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Eagerly awaited by both critics and fans alike, Shanghai Jiao Tong University has recently released its 2010 edition of the Academic Ranking of World Universities (ARWU). First undertaken in 2003, this well-known ranking was originally designed to measure China's own progress towards its self-set goal of creating world-class universities; however, in present practice it has become a point of reference for world-wide rankings.
As in every year since its inception, the ‘Shanghai ranking’ continues to be led by Harvard University, with the rest of the top ten being made up of eight US and two UK universities. Overall, the US once again leads the league table, with 54 out of the top 100 schools. As in all the years before, California outperforms the other US states, with six schools in the top 20. Europe has more than held its weight this year, with 33 universities in the first 100 (compared with 32 in 2009). Of those 33 universities, 11 are in the UK. Unsurprisingly, the highest ranked continental European university is again the Swiss Federal Institute of Technology Zurich (ETH Zurich). When controlled for size, some smaller European countries are doing remarkably well: Switzerland has three universities in the top 100, as does Sweden; all of this is an improvement compared to 2009. Again, southern Europe is absent from the top 100, with the first Italian university in the 100-150 ranks and the first Spanish one in the 200-300 range.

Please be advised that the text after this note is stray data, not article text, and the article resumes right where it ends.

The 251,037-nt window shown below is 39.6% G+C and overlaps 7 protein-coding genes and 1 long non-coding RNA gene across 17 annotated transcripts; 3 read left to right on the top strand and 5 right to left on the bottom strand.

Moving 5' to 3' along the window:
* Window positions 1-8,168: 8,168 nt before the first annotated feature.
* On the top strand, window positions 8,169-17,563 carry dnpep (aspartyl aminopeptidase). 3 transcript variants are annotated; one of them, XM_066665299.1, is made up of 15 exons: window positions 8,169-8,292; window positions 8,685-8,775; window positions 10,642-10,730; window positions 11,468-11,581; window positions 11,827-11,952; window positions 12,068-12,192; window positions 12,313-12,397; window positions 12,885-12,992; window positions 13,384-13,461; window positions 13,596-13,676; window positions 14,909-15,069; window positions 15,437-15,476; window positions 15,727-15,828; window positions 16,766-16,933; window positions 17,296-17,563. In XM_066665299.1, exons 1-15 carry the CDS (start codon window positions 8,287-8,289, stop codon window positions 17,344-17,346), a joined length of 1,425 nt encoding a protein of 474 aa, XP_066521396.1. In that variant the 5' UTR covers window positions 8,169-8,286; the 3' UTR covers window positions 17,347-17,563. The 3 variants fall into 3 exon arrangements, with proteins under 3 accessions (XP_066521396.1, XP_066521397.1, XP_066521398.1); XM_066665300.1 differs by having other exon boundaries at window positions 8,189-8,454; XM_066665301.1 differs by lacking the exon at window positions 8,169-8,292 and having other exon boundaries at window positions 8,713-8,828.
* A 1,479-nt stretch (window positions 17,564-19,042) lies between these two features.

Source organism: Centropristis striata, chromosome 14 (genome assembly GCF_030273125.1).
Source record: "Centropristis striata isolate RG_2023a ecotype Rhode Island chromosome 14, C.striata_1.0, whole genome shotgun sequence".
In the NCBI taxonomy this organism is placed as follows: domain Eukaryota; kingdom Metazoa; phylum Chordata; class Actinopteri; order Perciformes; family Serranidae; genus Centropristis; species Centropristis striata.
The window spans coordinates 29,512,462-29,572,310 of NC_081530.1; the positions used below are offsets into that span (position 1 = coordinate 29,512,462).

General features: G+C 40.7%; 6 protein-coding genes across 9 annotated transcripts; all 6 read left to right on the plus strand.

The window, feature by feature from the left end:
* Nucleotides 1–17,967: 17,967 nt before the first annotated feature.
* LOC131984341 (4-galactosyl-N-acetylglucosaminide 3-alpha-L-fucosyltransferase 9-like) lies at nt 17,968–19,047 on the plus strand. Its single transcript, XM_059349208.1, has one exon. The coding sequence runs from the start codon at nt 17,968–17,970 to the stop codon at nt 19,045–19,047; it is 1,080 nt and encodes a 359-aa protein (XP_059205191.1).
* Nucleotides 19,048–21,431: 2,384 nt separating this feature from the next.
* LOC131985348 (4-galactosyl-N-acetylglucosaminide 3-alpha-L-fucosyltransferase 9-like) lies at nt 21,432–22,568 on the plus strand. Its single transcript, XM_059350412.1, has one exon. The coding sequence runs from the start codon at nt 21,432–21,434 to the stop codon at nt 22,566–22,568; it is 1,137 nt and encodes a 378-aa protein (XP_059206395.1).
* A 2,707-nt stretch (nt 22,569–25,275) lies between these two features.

China has seen a steep rise since 2004. Though not yet represented among the leading 150, the country now has 22 universities in the top 500, compared to just nine in 2004. Also, visible progress has also been made by universities in Korea, Brazil and the Middle East. Africa and Latin America are totally absent from the leading 100, though universities from South Africa, Argentina, Chile and Brazil are represented in the overall 500.